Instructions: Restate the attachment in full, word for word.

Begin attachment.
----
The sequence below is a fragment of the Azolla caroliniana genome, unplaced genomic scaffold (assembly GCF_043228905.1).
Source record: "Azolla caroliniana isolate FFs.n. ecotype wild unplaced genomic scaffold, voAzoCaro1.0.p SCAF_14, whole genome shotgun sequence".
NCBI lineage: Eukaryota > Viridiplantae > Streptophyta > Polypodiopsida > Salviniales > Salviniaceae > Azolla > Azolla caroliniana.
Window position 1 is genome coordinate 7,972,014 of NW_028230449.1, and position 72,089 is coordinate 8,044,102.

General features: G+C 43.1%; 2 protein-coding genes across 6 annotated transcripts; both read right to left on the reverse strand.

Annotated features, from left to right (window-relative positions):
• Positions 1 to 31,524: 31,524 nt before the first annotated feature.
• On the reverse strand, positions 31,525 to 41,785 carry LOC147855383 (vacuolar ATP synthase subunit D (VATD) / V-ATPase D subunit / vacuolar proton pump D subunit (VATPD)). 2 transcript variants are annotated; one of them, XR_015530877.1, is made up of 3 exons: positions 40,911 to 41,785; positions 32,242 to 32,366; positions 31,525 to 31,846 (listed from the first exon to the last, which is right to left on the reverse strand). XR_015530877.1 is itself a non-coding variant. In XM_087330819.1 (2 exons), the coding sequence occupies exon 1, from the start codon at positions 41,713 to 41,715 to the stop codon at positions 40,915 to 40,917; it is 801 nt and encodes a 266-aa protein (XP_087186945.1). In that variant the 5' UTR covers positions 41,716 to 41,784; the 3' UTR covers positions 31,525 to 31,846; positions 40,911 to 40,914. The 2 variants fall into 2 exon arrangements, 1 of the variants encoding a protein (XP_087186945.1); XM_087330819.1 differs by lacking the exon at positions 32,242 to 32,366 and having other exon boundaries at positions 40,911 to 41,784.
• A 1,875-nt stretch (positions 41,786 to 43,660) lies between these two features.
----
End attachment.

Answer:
The sequence below is a fragment of the Azolla caroliniana genome, unplaced genomic scaffold (assembly GCF_043228905.1).
Source record: "Azolla caroliniana isolate FFs.n. ecotype wild unplaced genomic scaffold, voAzoCaro1.0.p SCAF_14, whole genome shotgun sequence".
NCBI lineage: Eukaryota > Viridiplantae > Streptophyta > Polypodiopsida > Salviniales > Salviniaceae > Azolla > Azolla caroliniana.
Window position 1 is genome coordinate 7,972,014 of NW_028230449.1, and position 72,089 is coordinate 8,044,102.

General features: G+C 43.1%; 2 protein-coding genes across 6 annotated transcripts; both read right to left on the reverse strand.

Annotated features, from left to right (window-relative positions):
• Positions 1 to 31,524: 31,524 nt before the first annotated feature.
• On the reverse strand, positions 31,525 to 41,785 carry LOC147855383 (vacuolar ATP synthase subunit D (VATD) / V-ATPase D subunit / vacuolar proton pump D subunit (VATPD)). 2 transcript variants are annotated; one of them, XR_015530877.1, is made up of 3 exons: positions 40,911 to 41,785; positions 32,242 to 32,366; positions 31,525 to 31,846 (listed from the first exon to the last, which is right to left on the reverse strand). XR_015530877.1 is itself a non-coding variant. In XM_087330819.1 (2 exons), the coding sequence occupies exon 1, from the start codon at positions 41,713 to 41,715 to the stop codon at positions 40,915 to 40,917; it is 801 nt and encodes a 266-aa protein (XP_087186945.1). In that variant the 5' UTR covers positions 41,716 to 41,784; the 3' UTR covers positions 31,525 to 31,846; positions 40,911 to 40,914. The 2 variants fall into 2 exon arrangements, 1 of the variants encoding a protein (XP_087186945.1); XM_087330819.1 differs by lacking the exon at positions 32,242 to 32,366 and having other exon boundaries at positions 40,911 to 41,784.
• A 1,875-nt stretch (positions 41,786 to 43,660) lies between these two features.